- SAX was useful right from the start
Not just useful, in fact, but more useful than any alternative at the time. When I wrote the first draft of SAX over Christmas 1997 and put it up on the xml-dev mailing list for discussion and review in January 1998, the package included not only an interface definition but driver/adapters for all four existing Java XML parsers: Jame’s Clark‘s XP, Tim Bray‘s Lark, Microsoft‘s MSXML (I don’t think a Java version is still available), and my own AElfred (now maintained by others). That meant that right away, a Java developer would be able to write code that worked with any existing XML parser.
This was an important point because I was afraid that the big computer companies (IBM and Oracle were also working on parsers) were going to try to lock developers into their platforms through proprietary parser interfaces. XML is an open format, but if all your code and all the libraries available to you work only with (say) IBM’s or Microsoft’s parser interface, then you haven’t gained much over using a proprietary format.
Another advantage, that I hadn’t anticipated, was that people started developing large-scale projects with SAX right away, so they shook out bugs and design problems very quickly. Running code is always a good thing, but running code that actually makes developers’ lives easier trumps anything else.
- SAX is efficient
There are so many things that we could have done to kill SAX’s efficiency: we could have returned strings for character data instead of arrays (which can be indexed directly into the parser’s buffer); we could have returned elaborate objects for events, managed from some kind of pool; we could have managed a context stack for the user, whether she needed it or not; but we did none of those things. I was tempted, sometimes, but the other volunteers in the project quickly slapped me back into line.
The rationale was simple: it is easy to build all of those things on top of SAX if you need them (and, in fact, Michael Kay‘s SAXON started life as a friendly SAX helper library, before it evolved into an XSLT framework), but there is no way to remove them if you don’t need them. As a result, SAX concentrated on standardizing the way that parsers deliver information rather than providing a friendly user experience — once that was standardized, it would be easy to build layers on top that would work with any parser. In short, the motto was do no harm rather than make it fun and simple; it turned out being a perfect example of worse is better.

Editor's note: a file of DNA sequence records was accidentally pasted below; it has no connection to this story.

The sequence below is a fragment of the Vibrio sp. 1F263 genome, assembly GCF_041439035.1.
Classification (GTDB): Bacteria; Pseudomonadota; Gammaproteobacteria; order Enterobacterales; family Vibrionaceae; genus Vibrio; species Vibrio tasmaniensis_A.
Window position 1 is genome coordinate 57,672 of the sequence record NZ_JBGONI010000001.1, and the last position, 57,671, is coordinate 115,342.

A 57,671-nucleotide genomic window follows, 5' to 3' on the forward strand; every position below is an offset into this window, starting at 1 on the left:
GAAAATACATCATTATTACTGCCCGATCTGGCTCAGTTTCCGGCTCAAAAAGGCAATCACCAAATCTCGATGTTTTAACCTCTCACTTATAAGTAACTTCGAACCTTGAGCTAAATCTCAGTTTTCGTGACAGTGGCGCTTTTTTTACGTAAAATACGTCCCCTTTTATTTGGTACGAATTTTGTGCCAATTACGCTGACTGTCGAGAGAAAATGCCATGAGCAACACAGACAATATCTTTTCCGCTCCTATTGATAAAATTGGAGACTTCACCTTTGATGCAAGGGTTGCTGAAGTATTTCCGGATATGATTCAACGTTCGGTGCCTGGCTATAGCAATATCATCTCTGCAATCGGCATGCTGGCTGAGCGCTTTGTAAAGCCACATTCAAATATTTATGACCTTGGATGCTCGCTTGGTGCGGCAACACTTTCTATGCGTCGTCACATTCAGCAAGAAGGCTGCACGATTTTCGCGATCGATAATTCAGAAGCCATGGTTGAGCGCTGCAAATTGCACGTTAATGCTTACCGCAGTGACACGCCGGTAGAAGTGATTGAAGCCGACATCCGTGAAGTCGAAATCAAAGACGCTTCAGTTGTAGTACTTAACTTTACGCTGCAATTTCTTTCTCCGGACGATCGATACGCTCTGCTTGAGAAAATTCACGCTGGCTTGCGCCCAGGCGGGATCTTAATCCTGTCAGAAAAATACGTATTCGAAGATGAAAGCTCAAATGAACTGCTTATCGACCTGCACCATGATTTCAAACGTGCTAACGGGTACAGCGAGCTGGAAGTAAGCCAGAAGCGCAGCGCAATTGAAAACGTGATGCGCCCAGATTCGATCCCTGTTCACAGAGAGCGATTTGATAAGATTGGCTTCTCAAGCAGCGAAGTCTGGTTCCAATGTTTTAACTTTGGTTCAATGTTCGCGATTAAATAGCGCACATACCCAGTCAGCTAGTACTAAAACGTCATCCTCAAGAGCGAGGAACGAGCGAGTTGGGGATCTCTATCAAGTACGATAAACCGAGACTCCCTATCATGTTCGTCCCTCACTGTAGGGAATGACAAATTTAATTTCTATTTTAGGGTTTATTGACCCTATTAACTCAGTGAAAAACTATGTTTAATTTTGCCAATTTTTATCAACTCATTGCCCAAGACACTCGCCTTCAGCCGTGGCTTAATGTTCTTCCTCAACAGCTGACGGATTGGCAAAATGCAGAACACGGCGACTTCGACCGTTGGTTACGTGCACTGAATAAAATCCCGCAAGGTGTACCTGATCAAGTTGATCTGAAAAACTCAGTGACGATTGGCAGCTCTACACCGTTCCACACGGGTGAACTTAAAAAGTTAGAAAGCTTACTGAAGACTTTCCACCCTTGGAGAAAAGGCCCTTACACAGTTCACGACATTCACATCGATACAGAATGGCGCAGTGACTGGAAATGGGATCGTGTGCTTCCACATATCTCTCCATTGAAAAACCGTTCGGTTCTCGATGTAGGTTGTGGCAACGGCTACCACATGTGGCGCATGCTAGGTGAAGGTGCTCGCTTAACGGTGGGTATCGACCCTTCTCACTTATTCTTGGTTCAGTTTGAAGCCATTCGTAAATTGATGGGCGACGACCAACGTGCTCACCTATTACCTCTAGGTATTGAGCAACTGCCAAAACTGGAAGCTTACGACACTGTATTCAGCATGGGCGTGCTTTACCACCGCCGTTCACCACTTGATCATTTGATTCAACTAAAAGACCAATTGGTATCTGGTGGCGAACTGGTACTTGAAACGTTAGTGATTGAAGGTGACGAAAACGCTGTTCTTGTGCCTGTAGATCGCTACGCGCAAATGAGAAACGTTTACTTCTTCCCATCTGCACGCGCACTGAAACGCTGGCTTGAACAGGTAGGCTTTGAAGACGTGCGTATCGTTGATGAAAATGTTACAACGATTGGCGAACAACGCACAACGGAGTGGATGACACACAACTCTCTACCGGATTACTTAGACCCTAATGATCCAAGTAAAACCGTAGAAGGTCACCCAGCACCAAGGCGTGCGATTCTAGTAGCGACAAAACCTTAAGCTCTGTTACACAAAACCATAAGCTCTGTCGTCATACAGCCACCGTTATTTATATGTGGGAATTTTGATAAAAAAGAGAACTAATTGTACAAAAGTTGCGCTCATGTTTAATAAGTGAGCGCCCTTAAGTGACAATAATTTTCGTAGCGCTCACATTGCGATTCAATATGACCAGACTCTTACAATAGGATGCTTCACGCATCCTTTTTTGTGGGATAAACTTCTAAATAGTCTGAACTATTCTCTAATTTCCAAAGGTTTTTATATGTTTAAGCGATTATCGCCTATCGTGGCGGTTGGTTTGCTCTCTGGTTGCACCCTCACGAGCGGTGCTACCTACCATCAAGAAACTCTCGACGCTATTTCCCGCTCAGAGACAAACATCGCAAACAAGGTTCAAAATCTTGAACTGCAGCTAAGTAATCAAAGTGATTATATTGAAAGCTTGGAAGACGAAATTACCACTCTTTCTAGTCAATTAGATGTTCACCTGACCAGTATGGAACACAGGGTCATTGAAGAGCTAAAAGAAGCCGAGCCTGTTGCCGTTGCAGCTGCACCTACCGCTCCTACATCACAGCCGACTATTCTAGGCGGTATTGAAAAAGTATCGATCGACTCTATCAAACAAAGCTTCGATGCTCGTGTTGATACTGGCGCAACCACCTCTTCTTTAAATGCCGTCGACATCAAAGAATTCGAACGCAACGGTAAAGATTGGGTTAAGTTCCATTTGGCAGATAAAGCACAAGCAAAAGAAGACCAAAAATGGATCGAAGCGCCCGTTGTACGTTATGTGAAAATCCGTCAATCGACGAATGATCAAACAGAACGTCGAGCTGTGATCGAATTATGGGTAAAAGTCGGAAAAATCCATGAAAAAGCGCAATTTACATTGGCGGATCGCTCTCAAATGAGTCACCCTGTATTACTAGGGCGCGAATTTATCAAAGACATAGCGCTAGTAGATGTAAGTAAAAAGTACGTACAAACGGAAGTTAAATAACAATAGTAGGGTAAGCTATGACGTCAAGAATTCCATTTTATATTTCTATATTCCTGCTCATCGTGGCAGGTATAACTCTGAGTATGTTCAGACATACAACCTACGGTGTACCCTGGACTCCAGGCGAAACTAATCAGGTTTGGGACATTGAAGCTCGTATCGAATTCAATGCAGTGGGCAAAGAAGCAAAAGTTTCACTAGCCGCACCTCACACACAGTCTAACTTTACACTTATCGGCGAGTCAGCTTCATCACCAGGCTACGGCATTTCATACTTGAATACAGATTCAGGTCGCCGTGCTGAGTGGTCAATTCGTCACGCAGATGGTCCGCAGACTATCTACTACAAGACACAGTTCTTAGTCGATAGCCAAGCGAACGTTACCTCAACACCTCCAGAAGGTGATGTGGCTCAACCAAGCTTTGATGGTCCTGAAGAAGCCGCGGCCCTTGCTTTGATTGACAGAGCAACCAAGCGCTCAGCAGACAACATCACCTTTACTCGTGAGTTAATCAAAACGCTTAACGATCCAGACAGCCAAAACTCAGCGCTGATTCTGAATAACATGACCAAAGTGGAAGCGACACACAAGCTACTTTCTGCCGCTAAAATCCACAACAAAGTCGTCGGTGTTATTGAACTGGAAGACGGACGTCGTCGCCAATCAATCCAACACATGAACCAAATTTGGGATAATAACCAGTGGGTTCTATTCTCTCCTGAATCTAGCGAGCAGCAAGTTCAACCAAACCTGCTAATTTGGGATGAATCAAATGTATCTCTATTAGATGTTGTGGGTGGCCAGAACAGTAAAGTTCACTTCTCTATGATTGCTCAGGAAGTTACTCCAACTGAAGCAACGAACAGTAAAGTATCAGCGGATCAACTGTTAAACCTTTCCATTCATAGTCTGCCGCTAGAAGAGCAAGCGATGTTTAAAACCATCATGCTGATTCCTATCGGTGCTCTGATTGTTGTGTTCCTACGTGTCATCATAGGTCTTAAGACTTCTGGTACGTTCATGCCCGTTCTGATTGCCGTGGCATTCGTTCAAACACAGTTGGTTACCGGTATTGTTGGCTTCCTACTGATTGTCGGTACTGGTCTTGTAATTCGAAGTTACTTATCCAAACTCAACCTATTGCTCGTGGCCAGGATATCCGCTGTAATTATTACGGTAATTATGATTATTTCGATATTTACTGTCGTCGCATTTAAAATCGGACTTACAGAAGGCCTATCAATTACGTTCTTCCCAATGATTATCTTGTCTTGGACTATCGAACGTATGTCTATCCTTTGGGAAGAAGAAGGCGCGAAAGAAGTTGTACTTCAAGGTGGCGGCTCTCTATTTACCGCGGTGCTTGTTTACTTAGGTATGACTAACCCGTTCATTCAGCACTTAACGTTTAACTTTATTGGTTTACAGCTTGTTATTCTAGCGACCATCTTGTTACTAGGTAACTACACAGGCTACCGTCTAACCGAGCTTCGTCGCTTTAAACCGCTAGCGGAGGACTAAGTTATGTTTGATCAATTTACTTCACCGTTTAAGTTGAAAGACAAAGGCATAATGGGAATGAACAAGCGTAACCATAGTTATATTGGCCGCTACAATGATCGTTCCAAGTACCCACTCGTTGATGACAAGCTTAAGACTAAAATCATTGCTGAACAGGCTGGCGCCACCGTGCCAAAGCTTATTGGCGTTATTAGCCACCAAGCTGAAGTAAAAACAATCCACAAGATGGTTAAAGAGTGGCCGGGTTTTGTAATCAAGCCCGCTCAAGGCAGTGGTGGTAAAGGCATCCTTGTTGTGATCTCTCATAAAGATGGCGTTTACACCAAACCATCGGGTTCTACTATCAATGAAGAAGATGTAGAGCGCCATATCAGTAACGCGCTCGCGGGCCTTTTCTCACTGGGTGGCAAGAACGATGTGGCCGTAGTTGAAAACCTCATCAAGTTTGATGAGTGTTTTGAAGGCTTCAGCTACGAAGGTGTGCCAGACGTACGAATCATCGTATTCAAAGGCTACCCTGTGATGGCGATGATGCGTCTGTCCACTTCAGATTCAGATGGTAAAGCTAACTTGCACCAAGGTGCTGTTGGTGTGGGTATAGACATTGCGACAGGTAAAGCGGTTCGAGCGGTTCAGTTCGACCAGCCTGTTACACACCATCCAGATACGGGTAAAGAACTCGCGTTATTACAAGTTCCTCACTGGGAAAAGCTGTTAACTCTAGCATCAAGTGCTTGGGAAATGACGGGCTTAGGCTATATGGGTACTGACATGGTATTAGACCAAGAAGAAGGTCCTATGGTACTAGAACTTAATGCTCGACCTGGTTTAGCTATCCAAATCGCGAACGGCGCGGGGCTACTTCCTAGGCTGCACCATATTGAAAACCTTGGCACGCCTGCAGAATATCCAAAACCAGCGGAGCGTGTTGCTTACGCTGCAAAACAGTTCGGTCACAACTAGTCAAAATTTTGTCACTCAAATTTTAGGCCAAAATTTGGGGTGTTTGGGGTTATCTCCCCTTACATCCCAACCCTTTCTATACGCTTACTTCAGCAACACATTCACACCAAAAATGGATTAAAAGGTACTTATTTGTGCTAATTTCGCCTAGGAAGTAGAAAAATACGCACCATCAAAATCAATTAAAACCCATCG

I had assumed that just about everyone would work through those higher-level libraries, but in the end (to my surprise), lots of developers learned to love the clumsy, low-level SAX interfaces in all their ugly glory. I myself have messed around with writing higher-level libraries on top of SAX, only to go back to the raw ContentHandler and its friends every time. For some reason, hard-core XML developers like to stay close to the metal, no matter how many friendly high-level tools people offer them.
- SAX supports filter chains
SAX filter chains may seem obvious now, but I doubt I would ever have been able to think them up. I cannot remember who first suggested using SAX handlers in chains, like a Unix pipeline — perhaps the idea just evolved gradually as a kind-of group think — but it was well established by SAX2 and officially supported by a dedicated interface. We don’t support filters perfectly (error handling is a bit kludgy), but people make beautifully simple yet powerful systems using them.
I don’t think that there will ever be substantial changes to SAX. Now that I’ve resumed maintaining it, I’ll try to fix bugs and keep it up to date with any new XML versions, but otherwise, it is what it is. Perhaps something newer, like StAX or some other pull interface will eventually displace SAX, and that would be fine too. For now, though, it is an essential part of the XML infrastructure, used at tens or hundreds of thousands of sites, and the best thing I can do is keep it stable and make as few changes as possible.